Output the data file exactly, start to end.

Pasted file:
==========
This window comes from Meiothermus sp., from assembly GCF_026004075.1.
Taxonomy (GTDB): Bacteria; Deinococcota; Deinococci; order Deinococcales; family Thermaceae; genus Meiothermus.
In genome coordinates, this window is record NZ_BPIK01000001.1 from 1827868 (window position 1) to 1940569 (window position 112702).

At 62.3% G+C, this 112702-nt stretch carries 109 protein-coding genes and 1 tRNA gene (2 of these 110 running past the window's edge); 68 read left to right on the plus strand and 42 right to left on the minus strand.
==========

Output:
This window comes from Meiothermus sp., from assembly GCF_026004075.1.
Taxonomy (GTDB): Bacteria; Deinococcota; Deinococci; order Deinococcales; family Thermaceae; genus Meiothermus.
In genome coordinates, this window is record NZ_BPIK01000001.1 from 1827868 (window position 1) to 1940569 (window position 112702).

At 62.3% G+C, this 112702-nt stretch carries 109 protein-coding genes and 1 tRNA gene (2 of these 110 running past the window's edge); 68 read left to right on the plus strand and 42 right to left on the minus strand.